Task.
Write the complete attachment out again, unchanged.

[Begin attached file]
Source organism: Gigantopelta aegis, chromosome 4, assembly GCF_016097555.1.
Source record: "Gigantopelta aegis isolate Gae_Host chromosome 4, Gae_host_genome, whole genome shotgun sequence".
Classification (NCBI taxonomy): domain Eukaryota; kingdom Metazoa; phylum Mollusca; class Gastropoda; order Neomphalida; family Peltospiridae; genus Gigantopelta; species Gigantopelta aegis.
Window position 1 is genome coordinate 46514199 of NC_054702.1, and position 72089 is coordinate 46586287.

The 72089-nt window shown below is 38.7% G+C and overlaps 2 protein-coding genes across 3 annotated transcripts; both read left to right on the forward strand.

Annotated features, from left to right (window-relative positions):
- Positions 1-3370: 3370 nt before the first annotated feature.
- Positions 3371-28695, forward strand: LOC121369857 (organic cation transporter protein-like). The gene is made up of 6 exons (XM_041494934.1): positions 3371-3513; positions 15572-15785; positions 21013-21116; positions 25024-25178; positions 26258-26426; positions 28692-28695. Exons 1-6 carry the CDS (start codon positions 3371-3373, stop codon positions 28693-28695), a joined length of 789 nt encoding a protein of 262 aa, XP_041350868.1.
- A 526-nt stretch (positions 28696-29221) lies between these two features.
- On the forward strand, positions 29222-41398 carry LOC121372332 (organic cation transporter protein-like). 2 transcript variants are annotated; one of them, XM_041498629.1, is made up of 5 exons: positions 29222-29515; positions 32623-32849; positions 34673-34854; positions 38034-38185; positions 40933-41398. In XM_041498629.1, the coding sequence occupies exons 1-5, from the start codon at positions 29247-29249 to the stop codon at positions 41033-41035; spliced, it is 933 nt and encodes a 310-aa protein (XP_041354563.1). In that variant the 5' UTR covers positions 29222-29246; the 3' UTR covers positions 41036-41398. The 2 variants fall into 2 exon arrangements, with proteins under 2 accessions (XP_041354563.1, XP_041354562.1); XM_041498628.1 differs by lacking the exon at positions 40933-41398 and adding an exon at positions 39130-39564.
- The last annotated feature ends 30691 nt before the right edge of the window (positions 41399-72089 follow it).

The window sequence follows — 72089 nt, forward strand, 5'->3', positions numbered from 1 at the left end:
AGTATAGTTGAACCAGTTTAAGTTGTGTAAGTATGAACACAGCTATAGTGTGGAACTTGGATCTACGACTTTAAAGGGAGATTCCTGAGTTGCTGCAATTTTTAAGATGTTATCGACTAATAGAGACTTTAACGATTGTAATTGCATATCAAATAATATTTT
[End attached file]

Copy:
Source organism: Gigantopelta aegis, chromosome 4, assembly GCF_016097555.1.
Source record: "Gigantopelta aegis isolate Gae_Host chromosome 4, Gae_host_genome, whole genome shotgun sequence".
Classification (NCBI taxonomy): domain Eukaryota; kingdom Metazoa; phylum Mollusca; class Gastropoda; order Neomphalida; family Peltospiridae; genus Gigantopelta; species Gigantopelta aegis.
Window position 1 is genome coordinate 46514199 of NC_054702.1, and position 72089 is coordinate 46586287.

The 72089-nt window shown below is 38.7% G+C and overlaps 2 protein-coding genes across 3 annotated transcripts; both read left to right on the forward strand.

Annotated features, from left to right (window-relative positions):
- Positions 1-3370: 3370 nt before the first annotated feature.
- Positions 3371-28695, forward strand: LOC121369857 (organic cation transporter protein-like). The gene is made up of 6 exons (XM_041494934.1): positions 3371-3513; positions 15572-15785; positions 21013-21116; positions 25024-25178; positions 26258-26426; positions 28692-28695. Exons 1-6 carry the CDS (start codon positions 3371-3373, stop codon positions 28693-28695), a joined length of 789 nt encoding a protein of 262 aa, XP_041350868.1.
- A 526-nt stretch (positions 28696-29221) lies between these two features.
- On the forward strand, positions 29222-41398 carry LOC121372332 (organic cation transporter protein-like). 2 transcript variants are annotated; one of them, XM_041498629.1, is made up of 5 exons: positions 29222-29515; positions 32623-32849; positions 34673-34854; positions 38034-38185; positions 40933-41398. In XM_041498629.1, the coding sequence occupies exons 1-5, from the start codon at positions 29247-29249 to the stop codon at positions 41033-41035; spliced, it is 933 nt and encodes a 310-aa protein (XP_041354563.1). In that variant the 5' UTR covers positions 29222-29246; the 3' UTR covers positions 41036-41398. The 2 variants fall into 2 exon arrangements, with proteins under 2 accessions (XP_041354563.1, XP_041354562.1); XM_041498628.1 differs by lacking the exon at positions 40933-41398 and adding an exon at positions 39130-39564.
- The last annotated feature ends 30691 nt before the right edge of the window (positions 41399-72089 follow it).

The window sequence follows — 72089 nt, forward strand, 5'->3', positions numbered from 1 at the left end:
AGTATAGTTGAACCAGTTTAAGTTGTGTAAGTATGAACACAGCTATAGTGTGGAACTTGGATCTACGACTTTAAAGGGAGATTCCTGAGTTGCTGCAATTTTTAAGATGTTATCGACTAATAGAGACTTTAACGATTGTAATTGCATATCAAATAATATTTT